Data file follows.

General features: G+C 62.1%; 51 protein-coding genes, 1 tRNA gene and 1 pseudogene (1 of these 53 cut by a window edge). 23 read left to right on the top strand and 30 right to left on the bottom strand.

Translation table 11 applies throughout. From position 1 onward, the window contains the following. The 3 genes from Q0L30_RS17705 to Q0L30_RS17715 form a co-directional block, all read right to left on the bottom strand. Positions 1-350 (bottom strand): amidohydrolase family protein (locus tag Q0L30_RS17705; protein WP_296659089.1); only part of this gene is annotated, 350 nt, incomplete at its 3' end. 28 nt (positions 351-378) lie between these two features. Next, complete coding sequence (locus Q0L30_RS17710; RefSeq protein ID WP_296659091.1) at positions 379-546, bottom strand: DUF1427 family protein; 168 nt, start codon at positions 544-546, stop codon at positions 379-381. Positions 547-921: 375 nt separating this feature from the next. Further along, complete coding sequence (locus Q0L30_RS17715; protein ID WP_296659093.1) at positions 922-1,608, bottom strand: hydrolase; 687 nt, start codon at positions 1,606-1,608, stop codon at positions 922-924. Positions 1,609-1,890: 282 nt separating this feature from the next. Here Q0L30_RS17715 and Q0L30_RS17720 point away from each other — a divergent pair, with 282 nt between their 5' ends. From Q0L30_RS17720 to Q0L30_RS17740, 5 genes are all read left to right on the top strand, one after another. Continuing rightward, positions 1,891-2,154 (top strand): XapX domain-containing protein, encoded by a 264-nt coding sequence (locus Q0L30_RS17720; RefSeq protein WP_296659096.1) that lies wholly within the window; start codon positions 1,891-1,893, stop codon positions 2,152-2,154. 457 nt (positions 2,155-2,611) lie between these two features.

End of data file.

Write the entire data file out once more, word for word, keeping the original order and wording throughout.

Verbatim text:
General features: G+C 62.1%; 51 protein-coding genes, 1 tRNA gene and 1 pseudogene (1 of these 53 cut by a window edge). 23 read left to right on the top strand and 30 right to left on the bottom strand.

Translation table 11 applies throughout. From position 1 onward, the window contains the following. The 3 genes from Q0L30_RS17705 to Q0L30_RS17715 form a co-directional block, all read right to left on the bottom strand. Positions 1-350 (bottom strand): amidohydrolase family protein (locus tag Q0L30_RS17705; protein WP_296659089.1); only part of this gene is annotated, 350 nt, incomplete at its 3' end. 28 nt (positions 351-378) lie between these two features. Next, complete coding sequence (locus Q0L30_RS17710; RefSeq protein ID WP_296659091.1) at positions 379-546, bottom strand: DUF1427 family protein; 168 nt, start codon at positions 544-546, stop codon at positions 379-381. Positions 547-921: 375 nt separating this feature from the next. Further along, complete coding sequence (locus Q0L30_RS17715; protein ID WP_296659093.1) at positions 922-1,608, bottom strand: hydrolase; 687 nt, start codon at positions 1,606-1,608, stop codon at positions 922-924. Positions 1,609-1,890: 282 nt separating this feature from the next. Here Q0L30_RS17715 and Q0L30_RS17720 point away from each other — a divergent pair, with 282 nt between their 5' ends. From Q0L30_RS17720 to Q0L30_RS17740, 5 genes are all read left to right on the top strand, one after another. Continuing rightward, positions 1,891-2,154 (top strand): XapX domain-containing protein, encoded by a 264-nt coding sequence (locus Q0L30_RS17720; RefSeq protein WP_296659096.1) that lies wholly within the window; start codon positions 1,891-1,893, stop codon positions 2,152-2,154. 457 nt (positions 2,155-2,611) lie between these two features.